The book is about 12-year-old Buster, who boxes and struggles with his homework. His dead, older brother Jack was his complete opposite. Buster suddenly gets talking to The-Girl-Who-Reads at school, and he also discovers what life is like for an older boy who is bullied, by one of Buster’s friends. And one evening Buster is given  seven old-style cinema tickets by an elderly man in town. From then on nothing is quite as it was.

I was transported right back to my childhood, in a charming way. Yes, OK, there were bad things. But this is nostalgia, as well as a story about how you live your life. And the cover is gorgeous.

(Life as an untranslated book isn’t easy. There are many good ones. But I hope this one can have a future in English too.)

The ferried witch

Friday was Furusund day. Well, Furusund morning, anyway. Furusund – which features in Evert Taube’s songs, as well as having been the holiday home of Astrid Lindgren – was smaller than expected. Nice, but there was no ‘downtown’ Furusund to speak of. You sit there looking at the sailboats, when along comes a monster boat.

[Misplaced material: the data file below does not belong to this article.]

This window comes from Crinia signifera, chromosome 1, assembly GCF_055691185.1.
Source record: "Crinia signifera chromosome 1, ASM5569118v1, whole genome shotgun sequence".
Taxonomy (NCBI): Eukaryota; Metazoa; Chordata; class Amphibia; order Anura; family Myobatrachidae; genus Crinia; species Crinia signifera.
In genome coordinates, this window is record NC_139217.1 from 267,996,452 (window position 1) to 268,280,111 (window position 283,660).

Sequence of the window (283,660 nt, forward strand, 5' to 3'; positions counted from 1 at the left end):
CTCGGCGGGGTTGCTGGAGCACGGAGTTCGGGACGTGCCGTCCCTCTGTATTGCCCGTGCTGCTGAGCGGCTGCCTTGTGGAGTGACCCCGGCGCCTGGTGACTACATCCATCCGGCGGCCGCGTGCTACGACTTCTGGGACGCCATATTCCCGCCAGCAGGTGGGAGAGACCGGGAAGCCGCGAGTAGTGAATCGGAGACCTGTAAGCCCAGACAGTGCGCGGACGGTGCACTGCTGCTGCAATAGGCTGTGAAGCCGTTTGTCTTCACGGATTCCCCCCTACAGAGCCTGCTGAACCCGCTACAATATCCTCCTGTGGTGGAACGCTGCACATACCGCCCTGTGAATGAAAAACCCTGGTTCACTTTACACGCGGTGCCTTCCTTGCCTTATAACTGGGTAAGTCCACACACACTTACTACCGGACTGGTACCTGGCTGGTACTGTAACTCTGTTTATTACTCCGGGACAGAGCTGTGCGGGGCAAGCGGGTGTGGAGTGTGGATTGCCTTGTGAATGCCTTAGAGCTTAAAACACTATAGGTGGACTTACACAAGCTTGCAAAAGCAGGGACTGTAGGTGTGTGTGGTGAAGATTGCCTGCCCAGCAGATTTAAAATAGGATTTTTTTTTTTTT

And when we had looked our fill at Furusund, the Resident IT Consultant – with little consideration for lunch – drove us to Kapellskär, which is near-ish, and where the big monster boats to Finland and Åland depart from. There wasn’t much there either, if you overlook three monster terminals for very very big boats. (Son and Dodo and Dodo’s family passed through a few days earlier, as Son day-tripped his out-laws.)

Kapellskär; the way to Finland

There was a beach we tried to look at, and a campsite we didn’t. And there was a ‘Loppis’ – a local flea market – which sold tea and ice creams as well as other people’s cast-offs.

I really wanted a wall hung telephone table, but ended up with a table cloth instead. (Will fit the suitcase better.)

Secondhand books, Kapellskär

Beach at Kapellskär

The Resident IT Consultant asked to be allowed to look at the secondhand books after he’d drunk his coffee. So we both looked at books. In the children’s corner they had plenty of Mårten Sandén novels. I didn’t need any more books, however, and the one sporting an English title on the cover which the Resident IT Consultant found, turned out to be in German.